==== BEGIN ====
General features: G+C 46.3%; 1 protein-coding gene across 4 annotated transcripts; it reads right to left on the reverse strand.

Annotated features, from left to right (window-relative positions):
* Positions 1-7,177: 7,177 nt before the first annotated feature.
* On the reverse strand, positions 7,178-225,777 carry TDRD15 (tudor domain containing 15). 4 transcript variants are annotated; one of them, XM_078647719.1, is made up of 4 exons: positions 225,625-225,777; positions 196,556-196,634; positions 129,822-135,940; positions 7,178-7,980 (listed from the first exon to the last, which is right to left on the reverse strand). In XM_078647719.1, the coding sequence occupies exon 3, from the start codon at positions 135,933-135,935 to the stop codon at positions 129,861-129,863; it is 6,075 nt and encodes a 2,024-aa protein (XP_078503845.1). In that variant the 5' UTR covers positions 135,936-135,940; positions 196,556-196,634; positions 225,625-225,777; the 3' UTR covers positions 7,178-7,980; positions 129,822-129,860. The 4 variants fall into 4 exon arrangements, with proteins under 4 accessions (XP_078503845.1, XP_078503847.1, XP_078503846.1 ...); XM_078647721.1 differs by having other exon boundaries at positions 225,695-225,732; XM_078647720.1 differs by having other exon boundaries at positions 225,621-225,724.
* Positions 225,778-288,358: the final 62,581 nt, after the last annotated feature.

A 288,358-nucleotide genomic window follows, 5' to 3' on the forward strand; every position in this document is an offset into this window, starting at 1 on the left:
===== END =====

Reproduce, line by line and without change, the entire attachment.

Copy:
General features: G+C 46.3%; 1 protein-coding gene across 4 annotated transcripts; it reads right to left on the reverse strand.

Annotated features, from left to right (window-relative positions):
* Positions 1-7,177: 7,177 nt before the first annotated feature.
* On the reverse strand, positions 7,178-225,777 carry TDRD15 (tudor domain containing 15). 4 transcript variants are annotated; one of them, XM_078647719.1, is made up of 4 exons: positions 225,625-225,777; positions 196,556-196,634; positions 129,822-135,940; positions 7,178-7,980 (listed from the first exon to the last, which is right to left on the reverse strand). In XM_078647719.1, the coding sequence occupies exon 3, from the start codon at positions 135,933-135,935 to the stop codon at positions 129,861-129,863; it is 6,075 nt and encodes a 2,024-aa protein (XP_078503845.1). In that variant the 5' UTR covers positions 135,936-135,940; positions 196,556-196,634; positions 225,625-225,777; the 3' UTR covers positions 7,178-7,980; positions 129,822-129,860. The 4 variants fall into 4 exon arrangements, with proteins under 4 accessions (XP_078503845.1, XP_078503847.1, XP_078503846.1 ...); XM_078647721.1 differs by having other exon boundaries at positions 225,695-225,732; XM_078647720.1 differs by having other exon boundaries at positions 225,621-225,724.
* Positions 225,778-288,358: the final 62,581 nt, after the last annotated feature.

A 288,358-nucleotide genomic window follows, 5' to 3' on the forward strand; every position in this document is an offset into this window, starting at 1 on the left: